3. The inaugural race—a balloon race—took place in 1909. The winner finished 382 miles away near Ft. Payne, Alabama.
3. The inaugural race—a balloon race—took place in 1909. The winner finished 382 miles away near Ft. Payne, Alabama.
|1909 balloon race|
4. The 1909 season was catastrophic. The gravel and tar construction could not safely handle the motorcycle and auto races. After only the third auto race, racing was suspended at the track.
5. The track was repaved…with bricks—3.2 million bricks weighing 10 pounds each. By the time construction workers finished the track, locals were calling it “The Brickyard.” The Brickyard has been an affectionate nickname for the track ever since. One yard of the original bricks mark the start/finish line of the track.
|1911 Marmon Wasp|
7. The 1911 500 also marks the first use of a “pace car,” conceived as a way to reduce first-lap mayhem. Since then, 27 carmakers—all of them American—have furnished pace cars. Chevrolet has paced the most 500s with 32 times.
|Chevy's 1st Pace Car: 1948 Fleetmaster Six (this example is a replica)|
8. 23 difference car manufacturers were represented in the 1911 Indy 500. Of those makes only three are still in business today: Buick, Fiat, and Mercedes.
13. Also in 1936: Three-time Indianapolis 500 winner Louis Meyer regularly drank buttermilk to refresh himself on a hot day and happened to drink some in Victory Lane as a matter of habit after winning. An executive with what was then the Milk Foundation was so elated when he saw the moment captured in a photograph in the sports section of his newspaper the following morning that he vowed to make sure it would be repeated in coming years. "There was a period between 1947-55 when milk was apparently not offered, but the practice was revived in 1956 and it has been a tradition ever since."-http://www.indianapolismotorspeedway.com/events/indy500/history/indy-500-traditions-faqs/traditions
16. In 1952 Ferrari makes its first and only 500 appearance.
16. In 1952 Ferrari makes its first and only 500 appearance.
|Wow, that's big!|
24. There are 250,000 permanent seats at the Indianapolis Motor Speedway. If they were set up in a single line they would stretch 99.5 miles, a distance from the Speedway to just shy of the junction of I-74 and I-275 outside of Cincinnati, Ohio.
25. By the numbers: 1.3 gallons of fuel (methanol) burned per lap, per car; 124,000 gallons of beer, 24,000 gallons of Coca-Cola, and 475 gallons of ketchup to accompany 8,000 pounds of pork tenderloin sandwiches, 10 tons of “Track Fries”, 10,000 pounds of hamburgers, and enough hot dogs and brats that, if they were laid end-to-end, would reach around the oval 3 times; 45th—the Speedway on race day becomes the nation’s 45th largest “city”; $996,400.00: cost for a team to race at Indy, 4,900: average number of tires used by a team during practicing, qualifying, and racing; 44: the average number of tires used per car during the race itself ; 33 drivers from 11 countries; and, sadly, there have been a number of deaths: 38 drivers (14 in the race, 5 in qualifying, 17 in practice, 1 in testing, and 1 during his driver’s test), 12 riding mechanics, 5 spectators, 2 firemen, 2 pit crew, and the perhaps the most tragic and bizarre of all—1 young boy who wasn’t even at the race track. Wilbur Brink, age 12, was in his front yard on Georgetown Street during the 1932 race when Billy Arnold crashed on lap 162. A wheel that broke loose bounced out of the track and across Georgetown St., where it struck young Brink, killing him instantly.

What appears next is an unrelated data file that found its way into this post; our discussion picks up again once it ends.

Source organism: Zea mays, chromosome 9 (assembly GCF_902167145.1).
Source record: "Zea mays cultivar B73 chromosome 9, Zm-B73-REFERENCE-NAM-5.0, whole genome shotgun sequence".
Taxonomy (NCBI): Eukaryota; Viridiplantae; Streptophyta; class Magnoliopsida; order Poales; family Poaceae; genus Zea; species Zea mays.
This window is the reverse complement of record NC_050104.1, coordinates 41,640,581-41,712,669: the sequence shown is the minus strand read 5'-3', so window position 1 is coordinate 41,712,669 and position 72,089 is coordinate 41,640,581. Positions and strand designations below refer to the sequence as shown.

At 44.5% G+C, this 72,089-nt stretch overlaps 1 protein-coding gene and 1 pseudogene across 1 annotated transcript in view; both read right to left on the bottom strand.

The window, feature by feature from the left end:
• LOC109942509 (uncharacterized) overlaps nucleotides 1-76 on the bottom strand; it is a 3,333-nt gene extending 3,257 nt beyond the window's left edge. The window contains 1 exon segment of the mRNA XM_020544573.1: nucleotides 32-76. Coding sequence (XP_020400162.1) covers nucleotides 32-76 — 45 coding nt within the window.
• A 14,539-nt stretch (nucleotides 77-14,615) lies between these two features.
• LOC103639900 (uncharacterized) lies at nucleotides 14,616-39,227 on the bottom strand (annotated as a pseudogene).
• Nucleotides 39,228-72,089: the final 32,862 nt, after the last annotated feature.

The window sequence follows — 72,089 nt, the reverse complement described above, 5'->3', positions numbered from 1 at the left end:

Sources: Too many to list. If you're interested contact one of the librarians at email@example.com You can also find many of the sources used by Googling "Indianapolis 500 facts".
Tuesday, May 24, 2016
No one really knows when—or where—Memorial Day first began, but observances were first held as a way of honoring those of both the North and South who died in battle in the Civil War. These events took place as early as 1866; although the village of Boalsburg, Pennsylvania claims to have held the first observance in 1864. Some 25 communities claim to be the birthplace of Memorial Day. On April 26, 1866, the women of Columbus, Mississippi gathered to lay flowers on the graves of Confederate soldiers who had died in the Battle of Shiloh. In a moment of compassion, seeing the neglected state of the graves of the Union soldiers, and perhaps realizing that these soldiers also had grieving mothers, laid flowers on their graves as well. Macon and Columbus, Georgia, and Richmond, Virginia, also claim being the first to decorate the graves of Confederate casualties.